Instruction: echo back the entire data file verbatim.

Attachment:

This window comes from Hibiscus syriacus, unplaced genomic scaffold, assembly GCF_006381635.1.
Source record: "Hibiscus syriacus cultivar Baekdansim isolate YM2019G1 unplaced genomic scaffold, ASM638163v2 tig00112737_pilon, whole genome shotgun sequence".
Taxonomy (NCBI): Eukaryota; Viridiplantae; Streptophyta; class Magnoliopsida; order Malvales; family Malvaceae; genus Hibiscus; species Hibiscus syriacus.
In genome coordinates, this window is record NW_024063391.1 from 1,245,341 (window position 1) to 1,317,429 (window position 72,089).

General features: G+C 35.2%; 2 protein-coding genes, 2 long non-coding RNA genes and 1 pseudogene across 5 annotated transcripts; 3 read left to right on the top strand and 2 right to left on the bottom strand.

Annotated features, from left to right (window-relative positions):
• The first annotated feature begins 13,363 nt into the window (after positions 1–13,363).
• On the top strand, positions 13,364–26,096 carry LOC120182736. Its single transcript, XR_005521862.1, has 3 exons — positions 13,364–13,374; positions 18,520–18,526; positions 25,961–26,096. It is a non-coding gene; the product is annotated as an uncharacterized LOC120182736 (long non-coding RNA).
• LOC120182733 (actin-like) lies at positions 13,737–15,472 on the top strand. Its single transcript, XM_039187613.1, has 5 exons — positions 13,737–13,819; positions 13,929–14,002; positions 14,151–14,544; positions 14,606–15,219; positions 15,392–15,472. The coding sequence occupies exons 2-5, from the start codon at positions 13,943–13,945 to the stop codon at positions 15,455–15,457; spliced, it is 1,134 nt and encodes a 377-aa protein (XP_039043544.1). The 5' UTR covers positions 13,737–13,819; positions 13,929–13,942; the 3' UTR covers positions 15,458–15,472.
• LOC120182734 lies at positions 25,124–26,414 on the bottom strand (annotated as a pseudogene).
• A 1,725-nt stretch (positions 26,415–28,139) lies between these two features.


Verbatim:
This window comes from Hibiscus syriacus, unplaced genomic scaffold, assembly GCF_006381635.1.
Source record: "Hibiscus syriacus cultivar Baekdansim isolate YM2019G1 unplaced genomic scaffold, ASM638163v2 tig00112737_pilon, whole genome shotgun sequence".
Taxonomy (NCBI): Eukaryota; Viridiplantae; Streptophyta; class Magnoliopsida; order Malvales; family Malvaceae; genus Hibiscus; species Hibiscus syriacus.
In genome coordinates, this window is record NW_024063391.1 from 1,245,341 (window position 1) to 1,317,429 (window position 72,089).

General features: G+C 35.2%; 2 protein-coding genes, 2 long non-coding RNA genes and 1 pseudogene across 5 annotated transcripts; 3 read left to right on the top strand and 2 right to left on the bottom strand.

Annotated features, from left to right (window-relative positions):
• The first annotated feature begins 13,363 nt into the window (after positions 1–13,363).
• On the top strand, positions 13,364–26,096 carry LOC120182736. Its single transcript, XR_005521862.1, has 3 exons — positions 13,364–13,374; positions 18,520–18,526; positions 25,961–26,096. It is a non-coding gene; the product is annotated as an uncharacterized LOC120182736 (long non-coding RNA).
• LOC120182733 (actin-like) lies at positions 13,737–15,472 on the top strand. Its single transcript, XM_039187613.1, has 5 exons — positions 13,737–13,819; positions 13,929–14,002; positions 14,151–14,544; positions 14,606–15,219; positions 15,392–15,472. The coding sequence occupies exons 2-5, from the start codon at positions 13,943–13,945 to the stop codon at positions 15,455–15,457; spliced, it is 1,134 nt and encodes a 377-aa protein (XP_039043544.1). The 5' UTR covers positions 13,737–13,819; positions 13,929–13,942; the 3' UTR covers positions 15,458–15,472.
• LOC120182734 lies at positions 25,124–26,414 on the bottom strand (annotated as a pseudogene).
• A 1,725-nt stretch (positions 26,415–28,139) lies between these two features.